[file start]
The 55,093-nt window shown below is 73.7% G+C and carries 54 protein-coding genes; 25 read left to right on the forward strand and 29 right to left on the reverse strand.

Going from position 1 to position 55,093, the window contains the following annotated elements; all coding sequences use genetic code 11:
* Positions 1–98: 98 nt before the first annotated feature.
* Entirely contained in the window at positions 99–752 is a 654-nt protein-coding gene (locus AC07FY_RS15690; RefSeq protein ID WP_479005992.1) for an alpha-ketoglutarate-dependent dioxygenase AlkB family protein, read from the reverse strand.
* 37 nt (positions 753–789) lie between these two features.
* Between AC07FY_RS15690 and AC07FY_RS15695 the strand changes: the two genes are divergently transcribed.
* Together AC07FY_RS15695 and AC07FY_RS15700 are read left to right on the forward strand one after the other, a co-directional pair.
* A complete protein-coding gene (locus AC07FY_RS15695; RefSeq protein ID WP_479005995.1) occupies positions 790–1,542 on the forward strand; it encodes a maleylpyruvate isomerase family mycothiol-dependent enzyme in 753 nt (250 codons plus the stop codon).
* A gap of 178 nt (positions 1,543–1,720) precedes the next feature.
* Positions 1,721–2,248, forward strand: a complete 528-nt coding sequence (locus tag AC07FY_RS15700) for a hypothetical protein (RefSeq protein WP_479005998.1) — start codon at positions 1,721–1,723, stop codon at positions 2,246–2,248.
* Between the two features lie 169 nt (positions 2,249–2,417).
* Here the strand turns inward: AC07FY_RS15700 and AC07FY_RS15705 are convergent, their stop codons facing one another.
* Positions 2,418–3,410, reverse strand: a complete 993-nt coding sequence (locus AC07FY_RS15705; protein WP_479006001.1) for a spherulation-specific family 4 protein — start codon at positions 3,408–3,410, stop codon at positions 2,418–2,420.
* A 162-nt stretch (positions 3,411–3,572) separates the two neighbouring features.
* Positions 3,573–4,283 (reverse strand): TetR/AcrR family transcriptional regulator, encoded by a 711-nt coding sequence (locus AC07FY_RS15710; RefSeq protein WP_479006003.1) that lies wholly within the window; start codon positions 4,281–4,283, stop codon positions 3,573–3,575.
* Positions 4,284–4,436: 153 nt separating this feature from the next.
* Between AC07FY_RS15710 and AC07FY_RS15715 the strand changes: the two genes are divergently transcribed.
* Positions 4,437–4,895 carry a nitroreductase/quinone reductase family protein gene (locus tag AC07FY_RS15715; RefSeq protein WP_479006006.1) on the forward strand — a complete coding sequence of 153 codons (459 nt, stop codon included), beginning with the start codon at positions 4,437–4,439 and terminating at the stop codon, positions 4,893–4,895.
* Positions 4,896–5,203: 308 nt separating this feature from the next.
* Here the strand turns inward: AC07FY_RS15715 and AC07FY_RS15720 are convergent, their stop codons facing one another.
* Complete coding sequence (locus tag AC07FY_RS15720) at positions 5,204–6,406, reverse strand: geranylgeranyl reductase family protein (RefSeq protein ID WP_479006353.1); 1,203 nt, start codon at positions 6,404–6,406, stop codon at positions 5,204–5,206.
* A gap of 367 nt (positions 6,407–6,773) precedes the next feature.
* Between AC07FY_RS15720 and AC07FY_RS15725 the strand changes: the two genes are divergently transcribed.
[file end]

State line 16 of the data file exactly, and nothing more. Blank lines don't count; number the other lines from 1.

* Positions 4,284–4,436: 153 nt separating this feature from the next.